Tall buildings and sustainability.
PhD thesis, University of Nottingham.
The first decade of the 21st Century can easily be labelled the most active in the 125 year history of the tall building typology, with more, and taller, skyscrapers being constructed than at any other time. This boom in construction has coincided with a global recognition for the need to reduce anthropogenic greenhouse gases with climate change becoming arguably the greatest challenge of the modern world. In light of this, attention has turned towards the environmental impact of tall buildings which are still seen by many as inherently unsustainable.
The year 2008 presented a unique standpoint in global history, as for the first time half the world’s population – some 3.3 billion people – lived in urban areas. According to the United Nations, 193,107 new city dwellers are added to this figure every day, meaning urban populations will nearly double by 2050. Where will these people live, work, play? It is clear the tall building could play a role in this, providing dense sustainable living and compact cities with reduced transportation emissions. However, despite this potential, the majority of tall buildings completed today continue to be designed with too little consideration of environment and sustainability. The importance of improving tall building sustainability then cannot be denied and frenzied research has – and continues to be – undertaken in order to improve their sustainable credentials.
Much of the research to date has focussed on reducing the environmental impacts associated with the operation of tall buildings, that is reducing the energy required for (and emissions released from) activities such as space conditioning, lighting, equipment operation, water supply and water heating that occur on a day-to-day basis. Out of this research has emerged numerous tall building proposals and built projects that claim to have significantly reduced operating energy requirements. Whilst these advancements are vital for creating sustainable tall buildings, they are in themselves not enough. Energy is also required, and emissions also released, through the production, transportation and assembly of materials and components into functioning buildings (known as embodied energy / carbon), and little work has been undertaken to establish the importance of these environmental impacts in the high-rise typology. Sustainability is a holistic concept, encompassing economic, social and environmental issues, so clearly the challenge to create truly sustainable tall buildings goes far beyond energy efficiency alone.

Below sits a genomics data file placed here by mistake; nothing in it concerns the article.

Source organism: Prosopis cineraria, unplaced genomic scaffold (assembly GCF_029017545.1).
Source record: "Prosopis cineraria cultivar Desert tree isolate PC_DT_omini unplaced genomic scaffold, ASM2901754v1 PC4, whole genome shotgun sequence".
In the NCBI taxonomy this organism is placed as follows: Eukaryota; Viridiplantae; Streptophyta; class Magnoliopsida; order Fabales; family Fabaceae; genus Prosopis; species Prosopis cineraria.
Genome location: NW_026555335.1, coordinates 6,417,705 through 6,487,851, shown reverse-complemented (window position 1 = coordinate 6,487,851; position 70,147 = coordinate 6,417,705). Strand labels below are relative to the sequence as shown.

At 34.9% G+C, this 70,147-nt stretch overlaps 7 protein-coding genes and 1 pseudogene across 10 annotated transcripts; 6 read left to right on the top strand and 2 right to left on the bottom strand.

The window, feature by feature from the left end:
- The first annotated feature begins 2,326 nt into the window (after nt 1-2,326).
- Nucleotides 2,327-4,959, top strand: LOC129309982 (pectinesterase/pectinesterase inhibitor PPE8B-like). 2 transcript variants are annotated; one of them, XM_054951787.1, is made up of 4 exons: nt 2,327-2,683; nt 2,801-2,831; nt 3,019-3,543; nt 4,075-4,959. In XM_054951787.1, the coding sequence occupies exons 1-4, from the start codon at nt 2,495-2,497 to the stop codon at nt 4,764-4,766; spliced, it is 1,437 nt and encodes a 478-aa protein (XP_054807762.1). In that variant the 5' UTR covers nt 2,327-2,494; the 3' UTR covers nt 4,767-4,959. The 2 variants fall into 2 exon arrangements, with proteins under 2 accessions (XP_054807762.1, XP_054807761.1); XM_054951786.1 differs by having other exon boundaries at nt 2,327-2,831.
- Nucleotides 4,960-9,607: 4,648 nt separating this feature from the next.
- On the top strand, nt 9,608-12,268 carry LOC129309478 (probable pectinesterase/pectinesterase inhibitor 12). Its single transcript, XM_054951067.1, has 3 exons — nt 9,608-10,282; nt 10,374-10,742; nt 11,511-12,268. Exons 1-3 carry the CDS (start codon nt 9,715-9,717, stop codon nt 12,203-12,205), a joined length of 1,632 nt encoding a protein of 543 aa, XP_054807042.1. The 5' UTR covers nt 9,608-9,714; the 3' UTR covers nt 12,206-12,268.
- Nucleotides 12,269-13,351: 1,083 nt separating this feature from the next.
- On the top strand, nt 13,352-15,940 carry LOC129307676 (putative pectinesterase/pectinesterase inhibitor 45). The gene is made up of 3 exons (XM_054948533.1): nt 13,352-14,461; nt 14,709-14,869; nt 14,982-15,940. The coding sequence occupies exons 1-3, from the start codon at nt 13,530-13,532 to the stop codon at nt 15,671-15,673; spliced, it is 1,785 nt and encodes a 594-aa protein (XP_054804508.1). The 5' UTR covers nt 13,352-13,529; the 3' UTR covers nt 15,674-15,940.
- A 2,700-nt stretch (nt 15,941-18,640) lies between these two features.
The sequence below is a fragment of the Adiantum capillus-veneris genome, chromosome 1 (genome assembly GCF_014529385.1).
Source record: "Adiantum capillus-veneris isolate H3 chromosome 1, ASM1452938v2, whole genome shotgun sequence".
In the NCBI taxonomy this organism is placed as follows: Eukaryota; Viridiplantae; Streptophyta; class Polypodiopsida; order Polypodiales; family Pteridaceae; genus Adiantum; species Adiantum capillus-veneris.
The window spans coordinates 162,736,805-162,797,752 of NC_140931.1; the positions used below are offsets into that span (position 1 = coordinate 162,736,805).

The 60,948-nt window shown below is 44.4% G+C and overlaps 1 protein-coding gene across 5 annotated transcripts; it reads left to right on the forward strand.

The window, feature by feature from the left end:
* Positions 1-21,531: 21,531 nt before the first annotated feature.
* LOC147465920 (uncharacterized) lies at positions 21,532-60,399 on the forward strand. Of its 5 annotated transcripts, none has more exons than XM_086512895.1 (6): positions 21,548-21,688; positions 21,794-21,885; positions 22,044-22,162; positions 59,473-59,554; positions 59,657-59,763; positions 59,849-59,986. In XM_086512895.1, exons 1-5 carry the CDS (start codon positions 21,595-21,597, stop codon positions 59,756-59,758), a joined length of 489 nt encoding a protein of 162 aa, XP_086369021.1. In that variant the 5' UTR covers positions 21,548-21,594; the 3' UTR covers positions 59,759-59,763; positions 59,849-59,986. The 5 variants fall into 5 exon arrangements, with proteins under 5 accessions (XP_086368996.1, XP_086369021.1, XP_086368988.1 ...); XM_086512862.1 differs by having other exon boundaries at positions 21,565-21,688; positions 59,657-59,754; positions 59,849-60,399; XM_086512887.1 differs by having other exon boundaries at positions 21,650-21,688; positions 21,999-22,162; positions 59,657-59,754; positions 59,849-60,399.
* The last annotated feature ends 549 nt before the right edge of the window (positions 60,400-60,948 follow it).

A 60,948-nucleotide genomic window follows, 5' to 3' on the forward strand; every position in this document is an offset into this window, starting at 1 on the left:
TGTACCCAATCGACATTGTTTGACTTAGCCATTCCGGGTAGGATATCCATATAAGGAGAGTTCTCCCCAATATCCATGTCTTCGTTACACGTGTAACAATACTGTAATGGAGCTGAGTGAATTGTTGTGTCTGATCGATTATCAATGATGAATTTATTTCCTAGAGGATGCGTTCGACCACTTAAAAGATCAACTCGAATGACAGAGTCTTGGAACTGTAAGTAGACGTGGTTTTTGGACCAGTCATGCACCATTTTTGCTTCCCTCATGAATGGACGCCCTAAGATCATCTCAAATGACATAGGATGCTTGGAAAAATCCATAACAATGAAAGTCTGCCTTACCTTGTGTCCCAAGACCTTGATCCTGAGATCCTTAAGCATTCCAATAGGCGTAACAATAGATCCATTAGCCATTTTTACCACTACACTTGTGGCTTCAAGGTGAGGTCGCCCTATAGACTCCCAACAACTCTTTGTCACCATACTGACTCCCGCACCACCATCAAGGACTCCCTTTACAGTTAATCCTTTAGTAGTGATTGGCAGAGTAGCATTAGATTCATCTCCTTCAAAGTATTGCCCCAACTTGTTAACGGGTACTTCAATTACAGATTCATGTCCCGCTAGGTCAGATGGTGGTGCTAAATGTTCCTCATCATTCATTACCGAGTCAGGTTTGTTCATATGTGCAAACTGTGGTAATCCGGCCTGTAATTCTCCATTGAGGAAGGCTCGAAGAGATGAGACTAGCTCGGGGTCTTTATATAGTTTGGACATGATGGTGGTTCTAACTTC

This thesis then explores sustainability in tall buildings in the broader sense, encompassing environmental, social and economic issues, examining the links between these areas and how changes driven by the influence of one can impact the others. It consists of an Extended Abstract and five published papers which together describe the quest the author has undertaken to identify opportunities and challenges for the creation of more sustainable high-rise architecture.
Note: For copyright reasons, only the Extended Abstract document is included here in this online version.
Thesis (University of Nottingham only)
||tall buildings, skyscrapers, sustainability, environment
||N Fine Arts > NA Architecture
||UK Campuses > Faculty of Engineering > Built Environment
||24 Jan 2013 10:47
||14 Sep 2016 01:07
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